Why Code Coverage is Necessary

Michael Rielly

September 08, 2010

Before you submit your final code for certification, how confident are you that you have completely exercised the application under all situations? Did your final tests only run the application under a best-case scenario? Niro has a great post on the benefits of Code Coverage. As Niro points out, one of the challenges developers have is knowing when their software meets a sufficient level of quality so that it is ready to ship to customers. But the only way to ensure that your software will not contain any defects is to test it.

[via] The challenge that software projects are faced with is to know when testing should stop. Is it sufficient to ensure every requirement has been tested? HP conducted some research into this and discovered that testing without structural code coverage typically results in only 55% of the code being executed. What this means is that 45% of our software has not been executed before we ship the product to our customer! So this would indicate that measuring structural code coverage and then designing test cases to increase it's level would be useful in ensuring that the software we ship is of a higher quality than what it would be had we not used this measure.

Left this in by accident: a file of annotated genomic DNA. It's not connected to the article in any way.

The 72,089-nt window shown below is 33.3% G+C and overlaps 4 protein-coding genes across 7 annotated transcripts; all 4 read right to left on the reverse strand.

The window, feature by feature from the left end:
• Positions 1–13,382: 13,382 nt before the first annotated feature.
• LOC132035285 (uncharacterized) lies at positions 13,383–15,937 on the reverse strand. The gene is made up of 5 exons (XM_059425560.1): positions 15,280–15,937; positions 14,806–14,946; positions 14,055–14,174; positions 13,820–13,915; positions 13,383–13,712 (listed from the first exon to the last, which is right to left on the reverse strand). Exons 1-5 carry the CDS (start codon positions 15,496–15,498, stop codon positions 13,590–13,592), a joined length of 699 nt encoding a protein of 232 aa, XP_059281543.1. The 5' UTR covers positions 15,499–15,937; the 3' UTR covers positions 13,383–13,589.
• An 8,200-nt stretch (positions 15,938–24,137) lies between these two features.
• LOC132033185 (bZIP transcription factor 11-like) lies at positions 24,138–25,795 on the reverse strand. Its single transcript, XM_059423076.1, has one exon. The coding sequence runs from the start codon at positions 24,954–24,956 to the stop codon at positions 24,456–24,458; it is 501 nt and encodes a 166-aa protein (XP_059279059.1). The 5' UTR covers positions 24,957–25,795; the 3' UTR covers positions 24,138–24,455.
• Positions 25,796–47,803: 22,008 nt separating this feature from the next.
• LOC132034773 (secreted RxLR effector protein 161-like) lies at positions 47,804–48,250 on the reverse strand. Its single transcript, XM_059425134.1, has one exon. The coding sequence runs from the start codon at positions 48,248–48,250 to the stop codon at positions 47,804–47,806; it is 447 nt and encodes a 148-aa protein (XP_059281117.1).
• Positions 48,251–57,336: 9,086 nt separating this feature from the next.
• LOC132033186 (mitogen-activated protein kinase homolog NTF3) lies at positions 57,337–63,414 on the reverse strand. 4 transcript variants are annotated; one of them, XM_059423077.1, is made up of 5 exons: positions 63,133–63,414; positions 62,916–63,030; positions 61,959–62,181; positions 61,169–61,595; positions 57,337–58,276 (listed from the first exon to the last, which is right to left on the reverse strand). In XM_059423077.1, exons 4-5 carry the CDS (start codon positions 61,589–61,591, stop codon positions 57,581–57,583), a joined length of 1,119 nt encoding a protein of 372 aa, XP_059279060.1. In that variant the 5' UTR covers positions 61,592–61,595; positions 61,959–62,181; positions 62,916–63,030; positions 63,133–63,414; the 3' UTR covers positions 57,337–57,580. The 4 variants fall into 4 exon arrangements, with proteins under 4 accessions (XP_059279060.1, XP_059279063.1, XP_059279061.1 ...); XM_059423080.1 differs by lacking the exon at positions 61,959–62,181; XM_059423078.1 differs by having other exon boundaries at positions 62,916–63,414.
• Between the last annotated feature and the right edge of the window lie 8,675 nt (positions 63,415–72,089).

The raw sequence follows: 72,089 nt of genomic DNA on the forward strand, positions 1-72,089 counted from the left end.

Highly-regulated industries such as transportation and aviation require repeatability -- and if it isn't automated, it isn't repeatable. Developers need to be able to analyze the 'completeness' of their system tests and to ensuring that applications are not released with untested code.